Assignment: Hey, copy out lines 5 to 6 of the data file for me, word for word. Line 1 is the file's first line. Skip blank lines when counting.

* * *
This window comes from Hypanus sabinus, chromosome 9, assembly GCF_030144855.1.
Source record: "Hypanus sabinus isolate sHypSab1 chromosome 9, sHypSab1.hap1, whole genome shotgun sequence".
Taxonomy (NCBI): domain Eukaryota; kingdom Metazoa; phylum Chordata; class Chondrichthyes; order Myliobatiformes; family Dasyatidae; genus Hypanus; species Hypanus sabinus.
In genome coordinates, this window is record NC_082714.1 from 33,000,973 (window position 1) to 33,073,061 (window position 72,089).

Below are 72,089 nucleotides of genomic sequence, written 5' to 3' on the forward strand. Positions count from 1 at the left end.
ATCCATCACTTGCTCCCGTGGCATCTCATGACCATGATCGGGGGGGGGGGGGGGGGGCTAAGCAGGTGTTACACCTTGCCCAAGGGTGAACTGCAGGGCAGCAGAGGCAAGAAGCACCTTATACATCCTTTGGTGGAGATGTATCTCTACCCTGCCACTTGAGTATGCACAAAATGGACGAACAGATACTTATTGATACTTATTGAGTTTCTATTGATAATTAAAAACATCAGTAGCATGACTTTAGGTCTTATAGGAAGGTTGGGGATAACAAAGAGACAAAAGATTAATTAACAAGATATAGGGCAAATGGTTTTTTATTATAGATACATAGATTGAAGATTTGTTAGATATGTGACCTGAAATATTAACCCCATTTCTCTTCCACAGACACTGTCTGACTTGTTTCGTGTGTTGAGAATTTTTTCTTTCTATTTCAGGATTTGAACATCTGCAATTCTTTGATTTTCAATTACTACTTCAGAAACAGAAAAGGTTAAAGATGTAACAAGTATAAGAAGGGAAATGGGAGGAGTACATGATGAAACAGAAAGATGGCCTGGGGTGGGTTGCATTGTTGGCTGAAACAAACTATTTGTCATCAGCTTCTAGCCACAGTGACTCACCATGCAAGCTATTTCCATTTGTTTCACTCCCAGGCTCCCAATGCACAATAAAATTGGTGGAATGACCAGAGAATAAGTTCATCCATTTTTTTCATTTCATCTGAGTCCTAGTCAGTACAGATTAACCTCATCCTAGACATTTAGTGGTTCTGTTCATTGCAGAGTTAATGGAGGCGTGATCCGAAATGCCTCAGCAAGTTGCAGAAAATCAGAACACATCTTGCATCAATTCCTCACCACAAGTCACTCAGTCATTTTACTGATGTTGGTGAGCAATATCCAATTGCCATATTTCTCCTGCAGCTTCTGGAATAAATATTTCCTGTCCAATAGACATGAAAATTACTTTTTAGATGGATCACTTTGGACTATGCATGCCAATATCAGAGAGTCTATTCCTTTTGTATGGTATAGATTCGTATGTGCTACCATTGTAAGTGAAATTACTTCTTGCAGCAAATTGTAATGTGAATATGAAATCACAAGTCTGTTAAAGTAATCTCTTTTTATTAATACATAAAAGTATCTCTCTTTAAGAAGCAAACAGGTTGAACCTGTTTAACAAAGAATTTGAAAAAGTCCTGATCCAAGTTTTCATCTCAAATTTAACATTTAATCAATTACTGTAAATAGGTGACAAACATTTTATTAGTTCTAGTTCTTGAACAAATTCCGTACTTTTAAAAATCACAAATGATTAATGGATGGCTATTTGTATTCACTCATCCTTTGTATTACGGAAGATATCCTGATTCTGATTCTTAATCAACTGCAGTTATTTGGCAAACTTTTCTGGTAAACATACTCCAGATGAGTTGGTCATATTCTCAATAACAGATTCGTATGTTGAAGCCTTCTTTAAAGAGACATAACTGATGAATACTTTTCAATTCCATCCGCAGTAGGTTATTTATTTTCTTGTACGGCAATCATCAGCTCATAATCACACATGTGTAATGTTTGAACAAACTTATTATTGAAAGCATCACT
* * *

Below are 72,089 nucleotides of genomic sequence, written 5' to 3' on the forward strand. Positions count from 1 at the left end.
ATCCATCACTTGCTCCCGTGGCATCTCATGACCATGATCGGGGGGGGGGGGGGGGGGCTAAGCAGGTGTTACACCTTGCCCAAGGGTGAACTGCAGGGCAGCAGAGGCAAGAAGCACCTTATACATCCTTTGGTGGAGATGTATCTCTACCCTGCCACTTGAGTATGCACAAAATGGACGAACAGATACTTATTGATACTTATTGAGTTTCTATTGATAATTAAAAACATCAGTAGCATGACTTTAGGTCTTATAGGAAGGTTGGGGATAACAAAGAGACAAAAGATTAATTAACAAGATATAGGGCAAATGGTTTTTTATTATAGATACATAGATTGAAGATTTGTTAGATATGTGACCTGAAATATTAACCCCATTTCTCTTCCACAGACACTGTCTGACTTGTTTCGTGTGTTGAGAATTTTTTCTTTCTATTTCAGGATTTGAACATCTGCAATTCTTTGATTTTCAATTACTACTTCAGAAACAGAAAAGGTTAAAGATGTAACAAGTATAAGAAGGGAAATGGGAGGAGTACATGATGAAACAGAAAGATGGCCTGGGGTGGGTTGCATTGTTGGCTGAAACAAACTATTTGTCATCAGCTTCTAGCCACAGTGACTCACCATGCAAGCTATTTCCATTTGTTTCACTCCCAGGCTCCCAATGCACAATAAAATTGGTGGAATGACCAGAGAATAAGTTCATCCATTTTTTTCATTTCATCTGAGTCCTAGTCAGTACAGATTAACCTCATCCTAGACATTTAGTGGTTCTGTTCATTGCAGAGTTAATGGAGGCGTGATCCGAAATGCCTCAGCAAGTTGCAGAAAATCAGAACACATCTTGCATCAATTCCTCACCACAAGTCACTCAGTCATTTTACTGATGTTGGTGAGCAATATCCAATTGCCATATTTCTCCTGCAGCTTCTGGAATAAATATTTCCTGTCCAATAGACATGAAAATTACTTTTTAGATGGATCACTTTGGACTATGCATGCCAATATCAGAGAGTCTATTCCTTTTGTATGGTATAGATTCGTATGTGCTACCATTGTAAGTGAAATTACTTCTTGCAGCAAATTGTAATGTGAATATGAAATCACAAGTCTGTTAAAGTAATCTCTTTTTATTAATACATAAAAGTATCTCTCTTTAAGAAGCAAACAGGTTGAACCTGTTTAACAAAGAATTTGAAAAAGTCCTGATCCAAGTTTTCATCTCAAATTTAACATTTAATCAATTACTGTAAATAGGTGACAAACATTTTATTAGTTCTAGTTCTTGAACAAATTCCGTACTTTTAAAAATCACAAATGATTAATGGATGGCTATTTGTATTCACTCATCCTTTGTATTACGGAAGATATCCTGATTCTGATTCTTAATCAACTGCAGTTATTTGGCAAACTTTTCTGGTAAACATACTCCAGATGAGTTGGTCATATTCTCAATAACAGATTCGTATGTTGAAGCCTTCTTTAAAGAGACATAACTGATGAATACTTTTCAATTCCATCCGCAGTAGGTTATTTATTTTCTTGTACGGCAATCATCAGCTCATAATCACACATGTGTAATGTTTGAACAAACTTATTATTGAAAGCATCACT